Strategic Planning for Universal Electricity Access
- Author(s): Carvallo, Juan Pablo
- Advisor(s): Kammen, Daniel M
- et al.
Fast growing and emerging economies face the dual challenge of sustainably expanding and improving their energy supply and reliability while at the same time reducing poverty. Critical to such transformation is the provision of affordable and sustainable electricity for the 1 billion peo-ple that do not have access and hundreds of millions connected to underperforming systems. However, expansion of electricity service in emerging economies is following the same century old paradigm under which power systems evolved: large central generation plants connected to load centers through a transmission grid and distribution lines with radial flows. This paradigm is now being challenged by the development and diffusion of modular generation and storage technologies. This dissertation contributes with models and results to help policy makers and pri-vate developers embrace these technological changes to develop cost-effective strategies to ex-pand electricity access.
I use the SWITCH capacity expansion model to explore low carbon development pathways for the Kenyan electricity generation and transmission sectors under a set of plausible scenarios for fast growing economies that include uncertainty in load projections, capital costs, operational performance, and technology and environmental policies. This research investigates the genera-tion and transmission costs and operational and environmental impacts on the Kenyan expansion pathway of these variables and policies. I find that the Kenyan power system presents a unique transition from one basal renewable resource – hydropower – to another based on geothermal and wind power for ~90% of total capacity. I also find that a cost-effective and viable suite of solu-tions includes availability of storage, diesel engines, and transmission expansion to provide flexi-bility to enable up to 50% of wind power penetration. Results suggest that fast growing and emerging economies could benefit by incentivizing anticipated strategic transmission expansion. “Zero carbon emission” by 2030 pathways are possible with only moderate levelized cost increas-es of between $3 to $7/MWh with a number of social and reliability benefits.
Traditional capacity expansion modeling that focuses on large-scale generation and transmis-sion does not evaluate the potential contribution of distributed resources – modular technologies that can be deployed close to load centers. To improve on these modeling limitations, I use a novel approach to assess the sequencing and pacing of centralized, distributed, and off-grid elec-trification strategies by developing and employing the Grid and Access Planning (GAP) model. GAP is a capacity expansion model to jointly assess operation and investment in utility-scale generation, transmission, distribution, and demand side resources. Contrary to the current prac-tice, I find hybrid systems that pair grid connections with distributed energy resources (DER) are the preferred mode of electricity supply for greenfield expansion under conservative reductions in PV and energy storage prices. I also find that when distributed PV and storage are employed in power system expansion, there are savings of 15%-20% mostly in capital deferment and re-duced diesel use. Results show that enhanced financing mechanisms for DER PV and storage could enable 50-60% of additional deployment and save 15 $/MWh in system costs. These re-sults have important implications to reform current utility business models in developed power systems and to guide development of electrification strategies in underdeveloped grids.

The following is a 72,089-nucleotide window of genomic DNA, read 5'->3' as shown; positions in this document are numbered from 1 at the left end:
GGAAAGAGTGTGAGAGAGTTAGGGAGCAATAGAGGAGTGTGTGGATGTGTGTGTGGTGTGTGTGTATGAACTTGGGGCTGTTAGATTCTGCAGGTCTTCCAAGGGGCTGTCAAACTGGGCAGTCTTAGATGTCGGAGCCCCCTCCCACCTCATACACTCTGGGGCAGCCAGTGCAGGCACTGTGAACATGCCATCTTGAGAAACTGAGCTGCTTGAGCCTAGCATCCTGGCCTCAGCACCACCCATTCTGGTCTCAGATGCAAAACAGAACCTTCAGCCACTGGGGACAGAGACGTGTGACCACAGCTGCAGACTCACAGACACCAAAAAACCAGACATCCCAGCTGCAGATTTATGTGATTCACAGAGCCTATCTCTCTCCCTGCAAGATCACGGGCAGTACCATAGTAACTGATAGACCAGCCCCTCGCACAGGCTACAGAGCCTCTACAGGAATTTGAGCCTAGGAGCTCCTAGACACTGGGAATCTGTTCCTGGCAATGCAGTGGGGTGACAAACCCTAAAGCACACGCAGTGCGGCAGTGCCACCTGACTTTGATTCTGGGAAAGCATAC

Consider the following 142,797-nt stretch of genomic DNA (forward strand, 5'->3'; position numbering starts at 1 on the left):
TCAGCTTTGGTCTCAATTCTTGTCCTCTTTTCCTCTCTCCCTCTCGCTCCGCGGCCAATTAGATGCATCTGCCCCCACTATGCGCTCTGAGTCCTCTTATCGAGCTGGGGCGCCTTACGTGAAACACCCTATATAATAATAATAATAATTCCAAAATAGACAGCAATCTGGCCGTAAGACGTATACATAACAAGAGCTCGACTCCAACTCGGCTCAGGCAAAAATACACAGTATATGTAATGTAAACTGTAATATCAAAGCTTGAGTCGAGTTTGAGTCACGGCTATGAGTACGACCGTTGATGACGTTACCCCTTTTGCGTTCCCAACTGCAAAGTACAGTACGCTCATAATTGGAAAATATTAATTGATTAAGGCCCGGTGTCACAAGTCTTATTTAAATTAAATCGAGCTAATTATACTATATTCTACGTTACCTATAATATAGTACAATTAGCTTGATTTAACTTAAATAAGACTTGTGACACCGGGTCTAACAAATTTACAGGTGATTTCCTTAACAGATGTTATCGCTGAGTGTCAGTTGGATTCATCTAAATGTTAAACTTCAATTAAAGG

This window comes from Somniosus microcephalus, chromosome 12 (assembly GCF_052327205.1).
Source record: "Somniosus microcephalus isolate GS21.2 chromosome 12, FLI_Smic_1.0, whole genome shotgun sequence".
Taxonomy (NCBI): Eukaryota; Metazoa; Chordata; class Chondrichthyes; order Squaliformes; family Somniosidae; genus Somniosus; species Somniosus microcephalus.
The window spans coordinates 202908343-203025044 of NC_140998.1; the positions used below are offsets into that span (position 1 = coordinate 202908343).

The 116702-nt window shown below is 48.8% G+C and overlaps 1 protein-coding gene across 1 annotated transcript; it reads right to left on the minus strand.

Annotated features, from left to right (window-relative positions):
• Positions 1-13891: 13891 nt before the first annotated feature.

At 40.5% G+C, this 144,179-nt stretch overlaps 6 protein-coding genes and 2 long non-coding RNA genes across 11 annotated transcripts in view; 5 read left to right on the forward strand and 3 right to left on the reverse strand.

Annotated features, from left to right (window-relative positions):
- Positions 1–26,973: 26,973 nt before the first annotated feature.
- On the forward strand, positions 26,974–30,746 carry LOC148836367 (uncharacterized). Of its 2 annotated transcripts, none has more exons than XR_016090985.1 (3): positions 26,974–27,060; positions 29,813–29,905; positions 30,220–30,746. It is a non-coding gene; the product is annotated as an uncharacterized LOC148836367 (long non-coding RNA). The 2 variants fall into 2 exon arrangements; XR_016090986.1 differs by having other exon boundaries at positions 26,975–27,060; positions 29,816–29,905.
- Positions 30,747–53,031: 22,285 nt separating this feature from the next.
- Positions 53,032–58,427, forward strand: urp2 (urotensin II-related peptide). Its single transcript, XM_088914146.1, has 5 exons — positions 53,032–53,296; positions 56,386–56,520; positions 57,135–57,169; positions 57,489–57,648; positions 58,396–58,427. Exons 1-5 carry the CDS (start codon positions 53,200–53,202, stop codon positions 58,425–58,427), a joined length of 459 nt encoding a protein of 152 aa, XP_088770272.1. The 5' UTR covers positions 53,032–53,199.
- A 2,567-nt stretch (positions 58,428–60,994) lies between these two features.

A comprehensive development of electrification strategies requires complementing modeling results with empirical observations of the electrification process. I leverage two household budget surveys developed in Kenya in 2006 and 2016 as a unique data-driven window into the drivers of electricity access and the evolution of the electrification process. I find evidence that gains in electrification have come from grid extensions into rural areas as well as from people migrating from rural areas to cities, that rural grid extensions may be underutilized, and that poorer quintiles remain vastly unsupplied. Results highlight the role that modular technologies can play to com-plement traditional grid extensions to increase the pace and coverage of electrification efforts. Ultimately, comprehensive electrification strategies will need to integrate technological advances, new modeling paradigms, and the domestic socio-cultural context into policy making to advance electricity access decisively in low-income economies.